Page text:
Bat Survey – May 2017
On a warm Sunday evening (21st May 2017), over a dozen people joined the kind assistance of Les Clark, of the London Bat Group, who gave the group a very enthusiastic talk of the lifes of bats in Britain and also of the world. He kindly supplied the group with several bat detectors which helped us to identify some of the bats that were around.
We met around at 8.45 pm (shortly before sunset) on a warm, still evening, just as it was starting to become dark. Within moments after Les’s talk, we were already detecting Common Pipestrelles, as we have done on previous years, and in good numbers too. These were detected near the Woodland’s entrance and in the Glade area. Pipistrelles are the commonest and most widespread of all British bat species. A single pipistrelle can consume up to 3,000 insects in one night. according to The Bat Conservation Trust, “Common Pipistrelles feed in a wide range of habitats comprising woodland, hedgerows, grassland, farmland, suburban and also urban areas. They generally emerge from their roost around 20 minutes after sunset and fly 2-10m above ground level searching for their insect prey”.
The other species we were extremely certain to have observed were Soprano Pipistrelles. These 2 species were only identified as separate species in the 1990s. Soprano Pipistrelles, according to The Bat Conservation Trust “usually feed in wetland habitats, for example
over lakes and rivers, and also around woodland edge, tree lines or hedgerows, and in suburban gardens and parks”.
It was noted that the residential block on Tom Smith Close, nearest the gate and Seren Park was observed to have quite a few bats moving around the top of its roof.
Wildlife in The Glade’s new pond
While in the woodland on Sunday, one of the woodland team members, while in The Glade area, took the below photo of a pair of mallards in our pond. Although the pond only covers several square yards, it shows what a valuable habitat it has already become.
Fungus Survey – 7th November 2015
On the Volunteering Day on 7 November 2015 we were joined by Anne Andrews who came to survey the Woodlands for fungus. The survey was possibly a little late for many species, but in the link below is a detailed report of the day and what was found.
Bird Survey (by one of our volunteers) – late 2012 / early 2013
In late December 2012 and early January 2013, and again in the spring, a number of visit were made to the Westcombe Woods area. The winter visits were brief (less than one hour) to the northern boundary around Seren Park, whereas in spring access was occasionally possible to Lasseter Place and the Glade, inside the woods. Overall this has enabled me to get an approximate overview of the bird life of the woods. As I don’t live far away, I also include sightings I have recorded while walking past; although these are not surveys, they add to the knowledge of what’s using the site and so are important to include.
One interesting finding whilst walking past one evening was a big roost of at least 60 Jackdaws flying in from Greenwich Park on 14th March, and presumably on most evenings over the winter. This is basically the entire local Jackdaw population, so the woods provide an important refuge for these birds outside the breeding season.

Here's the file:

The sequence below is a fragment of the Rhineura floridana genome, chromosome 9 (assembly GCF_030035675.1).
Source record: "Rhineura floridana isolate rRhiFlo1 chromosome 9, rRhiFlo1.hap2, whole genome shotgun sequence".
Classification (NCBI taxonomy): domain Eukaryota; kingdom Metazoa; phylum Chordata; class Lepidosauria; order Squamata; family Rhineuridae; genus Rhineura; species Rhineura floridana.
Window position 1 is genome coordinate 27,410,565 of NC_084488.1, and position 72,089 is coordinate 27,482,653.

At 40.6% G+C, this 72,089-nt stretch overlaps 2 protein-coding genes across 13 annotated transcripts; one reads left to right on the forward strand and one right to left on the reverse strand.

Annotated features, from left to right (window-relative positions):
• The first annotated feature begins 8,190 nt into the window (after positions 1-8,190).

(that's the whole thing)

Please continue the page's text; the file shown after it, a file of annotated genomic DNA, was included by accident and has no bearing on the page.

Species recorded in both winter and spring include: Great Spotted Woodpecker, Robin, Wren, Goldcrest, Magpie, Jay, Carrion Crow, Long-tailed Tit, Blackbird, Ring-necked Parakeet, Blue Tit, Great Tit and Woodpigeon. Overhead, Grey Wagtail, Greenfinch, Goldfinch, Sparrowhawk, Herring Gull and, since May, Common Swifts have all been recorded.
Recent visits (May) have allowed us to get an idea of the breeding birds of the woods: a pair of Great Spotted Woodpeckers are nesting in a hole in a standing dead tree trunk, and the young can be heard begging for food while the busy parents dash to and fro gathering food for them. There is at least one Goldcrest territory, breeding Great Tits, Woodpigeons, 4 or 5 Robin territories, 4 or 5 Wren territories, 1-2 Blackbird pairs and 1 territory of a summer migrant, the Blackcap. A pair each of Carrion Crows and Magpies are nesting, Jays seem to be nesting somewhere there and a Blue Tit family is using one of the nestboxes near the Lasseter Place entrance. Long-tailed Tits are probably nesting in the Glade area. 4 species of butterfly were also seen on 9th May, and Foxes are present. The fungus known as “King Alfred’s cakes”, as they look like burnt cakes, were visible on 12th April.
Dunnocks can be heard singing, but it is not clear at this stage whether they are within the Westcombe Woods itself or just outside, along Restell Close. A Song Thrush was singing in the area early in the year but may no longer be present – hopefully it’ll turn up again over the next few visits. House Sparrows are also to be found along Restell Close and near the railway line. Common Swifts, the majority of which return from Africa in early May, are now frequently seen flying overhead (they nest in the roofs of nearby houses), feeding on the abundant insects from the trees.
So far over 30 species have been seen, an adequate total for just a few hours’ observation, but more surveys will take place in the next few weeks and we should have a clearer picture of the regular visitors and breeding birds by midsummer. It is hoped that the nestboxes we have/are going to put up, along with some sensitive habitat management around the Glade area, will over time help increase the number of breeding birds, but as a healthy number of birds are already nesting there things are looking good.
Here is more information from the bird survey (up to November 2013):